A Guest Post for the ULS, The Underground Library Society, by Jennie Fitzkee

What would you do if a beloved book, rich in meaning and literature, were to be banned, gone forever? Would you vow to memorize the book in order to save it? I would. When Charles French, a professor of English Literature, formed a society at Lehigh University in his English 2 class for the purpose of appreciating all books – especially those that have been banned over the years – I knew this was more than a brilliant idea. Much like the storyline in Fahrenheit 451, the members of the ULS (Underground Library Society) pick a banned book to save. The society has now grown beyond the boarders of Lehigh. I chose to champion a classic children’s book. Thank you for including me in the ULS. I am giving a shoutout to readers to become a member and tell the world about your favorite banned book, and why you would save it. Here is my story:

charles french words reading and writing

ULS logo 1

Thank you to Jennie Fitzkee for her guest post for the U.L.S., the Underground Library Society. She deals with a book that is easily misunderstood as being racist, and she details that the story is really about India and not African-Americans. It is important to make the distinction between perception of racism and actual racism, as Jennie does.  Now for her post:

In 1899 Helen Bannerman wrote a children’s book, Little Black Sambo, after she and her husband had lived in India for thirty years.  Helen was born and raised in Edinburgh, Scotland, and she fondly remembered those years in India.  The classic story is about a little boy who outwits tigers in the jungle.  I dearly loved this story when I was a child, particularly the tigers turning into butter when they ran in circles around the tree.

LBS

The boy’s name is Little Black Sambo, his mother is…

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About Jennie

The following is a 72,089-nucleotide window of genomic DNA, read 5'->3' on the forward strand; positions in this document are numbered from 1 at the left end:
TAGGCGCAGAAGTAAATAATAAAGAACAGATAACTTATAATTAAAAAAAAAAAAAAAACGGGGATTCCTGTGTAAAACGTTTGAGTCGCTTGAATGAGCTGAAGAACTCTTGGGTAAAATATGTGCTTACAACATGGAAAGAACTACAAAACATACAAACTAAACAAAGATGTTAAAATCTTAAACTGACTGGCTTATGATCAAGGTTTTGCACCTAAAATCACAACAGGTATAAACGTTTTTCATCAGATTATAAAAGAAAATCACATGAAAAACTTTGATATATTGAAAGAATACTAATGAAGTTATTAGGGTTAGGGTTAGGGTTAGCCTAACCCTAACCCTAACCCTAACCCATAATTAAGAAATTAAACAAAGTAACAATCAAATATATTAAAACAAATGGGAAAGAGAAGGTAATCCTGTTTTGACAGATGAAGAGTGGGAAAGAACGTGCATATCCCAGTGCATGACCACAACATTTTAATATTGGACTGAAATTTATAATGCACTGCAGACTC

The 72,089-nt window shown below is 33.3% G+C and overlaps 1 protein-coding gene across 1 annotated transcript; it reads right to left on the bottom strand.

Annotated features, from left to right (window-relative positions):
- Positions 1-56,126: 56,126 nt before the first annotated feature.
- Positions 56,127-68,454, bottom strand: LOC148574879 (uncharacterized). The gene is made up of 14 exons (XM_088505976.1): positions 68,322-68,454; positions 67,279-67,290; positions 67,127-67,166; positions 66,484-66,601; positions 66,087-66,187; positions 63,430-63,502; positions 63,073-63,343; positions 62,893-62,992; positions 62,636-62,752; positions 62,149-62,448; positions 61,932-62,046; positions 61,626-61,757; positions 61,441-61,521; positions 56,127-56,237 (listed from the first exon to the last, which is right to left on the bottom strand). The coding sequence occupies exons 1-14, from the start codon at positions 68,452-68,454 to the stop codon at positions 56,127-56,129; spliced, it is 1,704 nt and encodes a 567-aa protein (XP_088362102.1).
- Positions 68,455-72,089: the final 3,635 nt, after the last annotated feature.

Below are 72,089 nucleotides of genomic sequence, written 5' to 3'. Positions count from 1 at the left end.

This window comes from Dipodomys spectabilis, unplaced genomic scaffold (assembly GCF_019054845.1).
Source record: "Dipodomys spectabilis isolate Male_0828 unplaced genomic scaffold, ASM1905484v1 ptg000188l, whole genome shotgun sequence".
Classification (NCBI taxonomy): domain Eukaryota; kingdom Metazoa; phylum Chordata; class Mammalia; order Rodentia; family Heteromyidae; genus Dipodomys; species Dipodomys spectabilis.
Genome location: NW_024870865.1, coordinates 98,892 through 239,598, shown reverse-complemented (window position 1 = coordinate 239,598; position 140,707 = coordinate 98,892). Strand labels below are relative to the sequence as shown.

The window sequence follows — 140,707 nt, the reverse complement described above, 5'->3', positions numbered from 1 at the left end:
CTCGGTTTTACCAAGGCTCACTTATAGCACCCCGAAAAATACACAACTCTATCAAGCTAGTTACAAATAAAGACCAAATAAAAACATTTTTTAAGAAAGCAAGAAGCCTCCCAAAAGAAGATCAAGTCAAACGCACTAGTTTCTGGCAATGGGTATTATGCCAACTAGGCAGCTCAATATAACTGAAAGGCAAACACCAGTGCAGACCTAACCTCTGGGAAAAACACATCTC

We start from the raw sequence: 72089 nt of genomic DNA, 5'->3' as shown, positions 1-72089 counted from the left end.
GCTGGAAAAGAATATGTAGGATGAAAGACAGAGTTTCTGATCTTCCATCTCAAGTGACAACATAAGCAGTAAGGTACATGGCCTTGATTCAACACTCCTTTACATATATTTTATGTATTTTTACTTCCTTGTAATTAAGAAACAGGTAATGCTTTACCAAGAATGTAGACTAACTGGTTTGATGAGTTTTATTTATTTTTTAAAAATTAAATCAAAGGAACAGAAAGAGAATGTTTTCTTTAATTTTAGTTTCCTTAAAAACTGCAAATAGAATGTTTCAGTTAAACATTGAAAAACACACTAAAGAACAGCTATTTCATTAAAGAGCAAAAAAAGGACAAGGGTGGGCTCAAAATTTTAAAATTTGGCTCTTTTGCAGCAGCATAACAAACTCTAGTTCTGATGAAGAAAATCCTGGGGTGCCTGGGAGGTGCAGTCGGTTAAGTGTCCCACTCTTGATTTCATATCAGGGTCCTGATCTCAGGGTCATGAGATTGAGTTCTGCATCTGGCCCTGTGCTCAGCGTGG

I have been teaching preschool for over thirty years. This is my passion. I believe that children have a voice, and that is the catalyst to enhance or even change the learning experience. Emergent curriculum opens young minds. It's the little things that happen in the classroom that are most important and exciting. That's what I write about. I am highlighted in the the new edition of Jim Trelease's bestselling book, "The Read-Aloud Handbook" because of my reading to children. My class has designed quilts that hang as permanent displays at both the National Liberty Museum in Philadelphia, and the Fisher House at the Boston VA Hospital.
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16 Responses to A Guest Post for the ULS, The Underground Library Society, by Jennie Fitzkee

  1. beetleypete says:

    A great choice, Jennie. Good to hear ‘the voice of reason’ when I read it over on Charles’ blog.
    Best wishes, Pete.

  2. Darlene says:

    I loved this story as a child too. I always thought it was an African tale. But it makes sense that it is from India.

  3. GP Cox says:

    I know I’d never be able to memorize a whole book, so I’d have to create a really good hiding place!

  4. While I may not be able to remember a book word for word, I can easily remember the impact and meaning of my favourite books from childhood and early adolescence; they’re a part of me now

  5. Wow, what a commitment to memorize an entire book to keep it alive…very impressive – Brava!

  6. Luanne says:

    I’m trying to imagine how much I would have to unpack from my brain to memorize an entire book. HAHAHAHAHAHA I’m going to comment about the Bannerman over there . . . .

  7. Norah says:

    I remember hearing this story as a child, Jennie but haven’t thought about it for years. It was good to read your post explaining its background.

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